In exploring other ways to improve care for patients with chronic pain, Gazelka recalled the pain clinics that existed 30 years ago, which included a physician, a psychologist, and a physical therapist.
"It would be ideal to return to a situation where people could have all of that care in one place," Gazelka told MedPage Today after the hearing. But most small practices and even institutions may not have the same blend of clinicians, and the cost could be "prohibitive," she said.
Access to specialists also poses a problem, noted witnesses as well as senators.
In her own pain group, it takes patients more than a year to get an appointment with pain specialists, Steinberg said. She encouraged Congress to "incentivize" pain management as a specialty.
Gazelka agreed and suggested leveraging telemedicine and electronic health records to extend the reach of existing specialists.
Telemedicine can allow primary care physicians to consult with pain management specialists, she said. Also, in Mayo's own controlled substances advisory group, she and other specialists review cases submitted by primary care clinicians and provide advice directly into the patient's medical record. However, Gazelka noted that privacy protections in some states might disallow that.
Gazelka noted that insurance coverage can be a barrier to non-opioid alternatives. For example, the Mayo Clinic has a Pain Rehabilitation Center staffed by specialists in pain medicine, physical therapy, occupational therapy, biofeedback, and nursing that aims to treat pain without opioids. But Medicaid won't pay for it, she testified.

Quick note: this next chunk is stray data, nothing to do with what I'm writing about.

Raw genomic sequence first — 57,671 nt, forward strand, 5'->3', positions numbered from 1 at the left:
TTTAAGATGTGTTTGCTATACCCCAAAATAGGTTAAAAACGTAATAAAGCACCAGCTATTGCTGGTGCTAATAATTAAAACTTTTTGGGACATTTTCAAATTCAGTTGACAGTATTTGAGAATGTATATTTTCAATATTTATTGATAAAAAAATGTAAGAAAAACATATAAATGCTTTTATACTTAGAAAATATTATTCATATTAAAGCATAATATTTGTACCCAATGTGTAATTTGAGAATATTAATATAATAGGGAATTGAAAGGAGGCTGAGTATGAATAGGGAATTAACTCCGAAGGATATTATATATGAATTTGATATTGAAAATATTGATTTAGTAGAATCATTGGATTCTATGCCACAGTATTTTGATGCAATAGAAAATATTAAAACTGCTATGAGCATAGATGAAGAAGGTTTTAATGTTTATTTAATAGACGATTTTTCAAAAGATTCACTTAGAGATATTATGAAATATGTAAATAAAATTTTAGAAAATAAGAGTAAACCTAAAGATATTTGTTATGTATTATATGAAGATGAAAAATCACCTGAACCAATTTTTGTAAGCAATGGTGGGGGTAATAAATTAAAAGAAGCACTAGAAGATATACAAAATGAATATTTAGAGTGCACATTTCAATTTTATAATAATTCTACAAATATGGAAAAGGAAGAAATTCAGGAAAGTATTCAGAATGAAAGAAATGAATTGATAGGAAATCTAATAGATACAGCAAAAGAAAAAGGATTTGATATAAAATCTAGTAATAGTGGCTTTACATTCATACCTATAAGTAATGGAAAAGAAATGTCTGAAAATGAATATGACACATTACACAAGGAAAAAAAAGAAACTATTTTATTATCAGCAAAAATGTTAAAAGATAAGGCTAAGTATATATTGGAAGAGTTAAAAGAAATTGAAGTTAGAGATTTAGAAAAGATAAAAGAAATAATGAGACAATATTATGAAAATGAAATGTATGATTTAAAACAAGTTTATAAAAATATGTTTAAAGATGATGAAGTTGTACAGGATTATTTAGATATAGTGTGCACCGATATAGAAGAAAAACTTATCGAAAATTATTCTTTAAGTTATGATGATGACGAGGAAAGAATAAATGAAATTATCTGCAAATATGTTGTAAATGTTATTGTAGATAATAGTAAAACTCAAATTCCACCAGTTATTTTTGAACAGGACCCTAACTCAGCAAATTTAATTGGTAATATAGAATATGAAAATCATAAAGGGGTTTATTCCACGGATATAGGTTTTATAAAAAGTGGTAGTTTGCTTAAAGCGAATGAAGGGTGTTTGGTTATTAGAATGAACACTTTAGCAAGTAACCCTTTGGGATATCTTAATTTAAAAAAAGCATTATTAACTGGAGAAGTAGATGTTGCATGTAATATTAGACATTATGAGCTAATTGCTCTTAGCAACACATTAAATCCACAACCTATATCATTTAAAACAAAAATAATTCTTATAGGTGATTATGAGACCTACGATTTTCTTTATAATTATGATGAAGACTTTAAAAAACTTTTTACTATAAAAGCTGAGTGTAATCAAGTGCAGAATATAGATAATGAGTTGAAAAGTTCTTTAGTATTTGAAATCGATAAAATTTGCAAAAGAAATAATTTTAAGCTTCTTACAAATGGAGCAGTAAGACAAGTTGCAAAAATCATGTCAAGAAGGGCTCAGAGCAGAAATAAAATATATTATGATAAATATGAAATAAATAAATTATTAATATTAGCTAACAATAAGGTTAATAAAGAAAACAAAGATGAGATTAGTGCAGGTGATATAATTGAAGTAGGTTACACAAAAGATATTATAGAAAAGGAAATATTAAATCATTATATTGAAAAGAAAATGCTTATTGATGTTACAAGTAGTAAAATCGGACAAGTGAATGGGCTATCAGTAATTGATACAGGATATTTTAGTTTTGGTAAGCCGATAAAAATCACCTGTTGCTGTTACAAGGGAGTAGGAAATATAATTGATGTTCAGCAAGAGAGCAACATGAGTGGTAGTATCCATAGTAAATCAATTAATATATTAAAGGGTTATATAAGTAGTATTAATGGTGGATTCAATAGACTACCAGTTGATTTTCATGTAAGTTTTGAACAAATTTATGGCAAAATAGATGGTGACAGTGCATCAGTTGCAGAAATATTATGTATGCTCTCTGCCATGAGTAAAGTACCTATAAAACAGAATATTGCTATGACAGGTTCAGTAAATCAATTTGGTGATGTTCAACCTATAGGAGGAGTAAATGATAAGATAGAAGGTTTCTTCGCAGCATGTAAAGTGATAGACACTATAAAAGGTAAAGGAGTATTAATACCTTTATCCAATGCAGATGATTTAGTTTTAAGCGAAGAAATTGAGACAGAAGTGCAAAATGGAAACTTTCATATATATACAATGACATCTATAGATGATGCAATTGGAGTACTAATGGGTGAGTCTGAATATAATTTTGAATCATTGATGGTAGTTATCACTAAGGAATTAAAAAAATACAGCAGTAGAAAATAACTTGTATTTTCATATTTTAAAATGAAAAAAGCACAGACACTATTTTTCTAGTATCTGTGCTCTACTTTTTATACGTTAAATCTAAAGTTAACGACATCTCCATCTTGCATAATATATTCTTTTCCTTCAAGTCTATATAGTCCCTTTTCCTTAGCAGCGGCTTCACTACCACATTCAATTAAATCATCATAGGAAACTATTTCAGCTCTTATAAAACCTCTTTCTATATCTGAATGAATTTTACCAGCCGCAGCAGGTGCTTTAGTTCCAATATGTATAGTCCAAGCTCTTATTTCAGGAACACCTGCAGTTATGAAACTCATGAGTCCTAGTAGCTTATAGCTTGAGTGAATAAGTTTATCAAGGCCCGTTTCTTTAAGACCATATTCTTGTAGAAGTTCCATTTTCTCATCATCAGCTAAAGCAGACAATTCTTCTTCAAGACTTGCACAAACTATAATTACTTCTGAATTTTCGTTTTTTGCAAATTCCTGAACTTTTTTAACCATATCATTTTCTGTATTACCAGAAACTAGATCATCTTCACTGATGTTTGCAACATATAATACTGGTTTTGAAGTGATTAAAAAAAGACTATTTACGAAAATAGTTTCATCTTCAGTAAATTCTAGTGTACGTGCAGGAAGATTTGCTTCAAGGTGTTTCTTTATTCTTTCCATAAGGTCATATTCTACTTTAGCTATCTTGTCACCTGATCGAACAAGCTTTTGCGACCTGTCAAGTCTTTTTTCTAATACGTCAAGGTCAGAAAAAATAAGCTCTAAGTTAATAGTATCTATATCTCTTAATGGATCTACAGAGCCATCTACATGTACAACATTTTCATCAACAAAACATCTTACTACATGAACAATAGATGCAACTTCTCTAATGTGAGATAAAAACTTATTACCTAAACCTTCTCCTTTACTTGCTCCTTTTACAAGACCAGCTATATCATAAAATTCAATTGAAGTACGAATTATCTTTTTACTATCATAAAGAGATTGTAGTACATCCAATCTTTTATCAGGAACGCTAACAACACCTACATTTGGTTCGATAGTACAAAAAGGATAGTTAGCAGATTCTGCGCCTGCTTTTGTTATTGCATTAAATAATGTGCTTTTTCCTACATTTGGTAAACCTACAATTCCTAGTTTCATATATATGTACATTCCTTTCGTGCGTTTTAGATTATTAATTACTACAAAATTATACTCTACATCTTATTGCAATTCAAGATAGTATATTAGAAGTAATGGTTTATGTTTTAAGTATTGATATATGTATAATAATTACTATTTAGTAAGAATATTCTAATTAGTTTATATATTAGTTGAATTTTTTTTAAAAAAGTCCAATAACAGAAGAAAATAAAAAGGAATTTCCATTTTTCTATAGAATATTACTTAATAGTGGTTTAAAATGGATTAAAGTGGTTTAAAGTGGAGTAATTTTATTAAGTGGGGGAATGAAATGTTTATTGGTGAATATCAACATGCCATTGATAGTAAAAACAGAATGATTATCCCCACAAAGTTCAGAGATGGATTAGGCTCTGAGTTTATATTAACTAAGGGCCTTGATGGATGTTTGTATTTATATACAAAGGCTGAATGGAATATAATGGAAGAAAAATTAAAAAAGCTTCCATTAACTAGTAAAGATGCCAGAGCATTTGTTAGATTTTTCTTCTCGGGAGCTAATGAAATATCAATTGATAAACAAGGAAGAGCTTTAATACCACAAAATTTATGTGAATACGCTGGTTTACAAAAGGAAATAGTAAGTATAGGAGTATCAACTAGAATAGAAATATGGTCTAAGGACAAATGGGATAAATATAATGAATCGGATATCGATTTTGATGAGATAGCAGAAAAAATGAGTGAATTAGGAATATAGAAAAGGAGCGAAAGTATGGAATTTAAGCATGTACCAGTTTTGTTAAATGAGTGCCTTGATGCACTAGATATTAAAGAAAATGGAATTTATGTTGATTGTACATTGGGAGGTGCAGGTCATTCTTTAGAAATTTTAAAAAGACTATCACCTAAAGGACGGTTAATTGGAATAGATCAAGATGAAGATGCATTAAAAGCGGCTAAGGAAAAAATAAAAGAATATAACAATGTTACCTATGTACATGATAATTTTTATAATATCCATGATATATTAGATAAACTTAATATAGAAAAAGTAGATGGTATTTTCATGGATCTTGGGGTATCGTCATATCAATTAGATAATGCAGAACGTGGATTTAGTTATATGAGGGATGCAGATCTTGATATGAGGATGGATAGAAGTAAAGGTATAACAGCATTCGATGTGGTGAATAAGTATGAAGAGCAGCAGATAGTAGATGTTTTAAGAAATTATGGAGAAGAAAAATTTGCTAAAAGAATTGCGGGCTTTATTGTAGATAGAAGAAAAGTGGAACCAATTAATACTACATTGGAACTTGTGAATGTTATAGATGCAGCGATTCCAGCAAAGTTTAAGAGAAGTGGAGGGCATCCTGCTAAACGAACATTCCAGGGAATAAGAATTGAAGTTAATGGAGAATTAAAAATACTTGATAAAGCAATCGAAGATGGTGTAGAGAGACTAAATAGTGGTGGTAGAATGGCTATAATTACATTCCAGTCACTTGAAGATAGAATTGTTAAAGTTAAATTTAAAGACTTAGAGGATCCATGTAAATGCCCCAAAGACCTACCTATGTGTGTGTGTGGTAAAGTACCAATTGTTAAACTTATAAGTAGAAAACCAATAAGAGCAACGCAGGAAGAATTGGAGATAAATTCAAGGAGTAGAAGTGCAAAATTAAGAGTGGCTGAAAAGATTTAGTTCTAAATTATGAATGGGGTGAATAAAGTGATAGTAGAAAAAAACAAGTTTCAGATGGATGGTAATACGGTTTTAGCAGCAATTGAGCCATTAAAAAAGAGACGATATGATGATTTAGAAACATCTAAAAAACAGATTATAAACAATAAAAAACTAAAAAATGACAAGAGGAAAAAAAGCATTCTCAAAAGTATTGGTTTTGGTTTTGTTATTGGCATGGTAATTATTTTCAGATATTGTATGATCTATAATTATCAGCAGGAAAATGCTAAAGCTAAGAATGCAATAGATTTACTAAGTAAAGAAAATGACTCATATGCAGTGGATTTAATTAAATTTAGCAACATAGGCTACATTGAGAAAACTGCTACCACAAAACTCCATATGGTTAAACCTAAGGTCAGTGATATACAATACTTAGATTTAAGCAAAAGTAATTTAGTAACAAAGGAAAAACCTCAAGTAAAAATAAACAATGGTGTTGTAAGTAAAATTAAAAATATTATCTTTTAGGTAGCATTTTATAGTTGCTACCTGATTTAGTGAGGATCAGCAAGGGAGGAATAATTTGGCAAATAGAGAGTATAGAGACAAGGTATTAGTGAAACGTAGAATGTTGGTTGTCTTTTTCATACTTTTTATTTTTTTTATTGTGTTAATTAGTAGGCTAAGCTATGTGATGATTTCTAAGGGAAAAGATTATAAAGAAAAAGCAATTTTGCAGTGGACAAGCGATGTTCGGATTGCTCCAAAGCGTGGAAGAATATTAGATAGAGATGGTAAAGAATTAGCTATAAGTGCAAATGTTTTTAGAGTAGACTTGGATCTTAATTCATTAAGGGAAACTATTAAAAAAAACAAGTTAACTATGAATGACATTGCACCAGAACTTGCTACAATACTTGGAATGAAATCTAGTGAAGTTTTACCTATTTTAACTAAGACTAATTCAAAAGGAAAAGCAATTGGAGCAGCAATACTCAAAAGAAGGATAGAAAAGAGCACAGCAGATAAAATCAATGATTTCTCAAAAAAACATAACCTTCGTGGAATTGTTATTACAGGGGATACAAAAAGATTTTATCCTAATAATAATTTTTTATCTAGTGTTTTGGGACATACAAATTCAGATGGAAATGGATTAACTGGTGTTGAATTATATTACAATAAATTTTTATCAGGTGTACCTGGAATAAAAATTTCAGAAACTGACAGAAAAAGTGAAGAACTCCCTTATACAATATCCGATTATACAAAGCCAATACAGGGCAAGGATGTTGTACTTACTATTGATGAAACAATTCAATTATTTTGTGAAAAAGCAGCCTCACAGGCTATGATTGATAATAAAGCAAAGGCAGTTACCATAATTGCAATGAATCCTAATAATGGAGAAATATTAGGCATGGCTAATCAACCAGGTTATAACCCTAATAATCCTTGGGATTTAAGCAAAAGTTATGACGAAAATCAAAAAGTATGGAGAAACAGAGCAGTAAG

Witnesses also spoke of efforts to develop non-addictive painkillers, such as NIH's Helping to End Addiction Long-term program.
Steinberg called these efforts "a great start" but noted that only 2% of the NIH's budget is directed towards pain research. Funding should be "commensurate with the burden of pain," she said.
Finally, Coop pressed the committee to take seriously the potential of medical marijuana.
Acknowledging that it's a controversial area, he stressed the need for "good consistent, well-designed clinical studies with good consistent material," referring to the type of marijuana used.
But speaking to reporters after the hearing, Alexander was cautious. "I've supported giving states the right to make decisions about medical marijuana. That's about as far as I'm willing to go right now."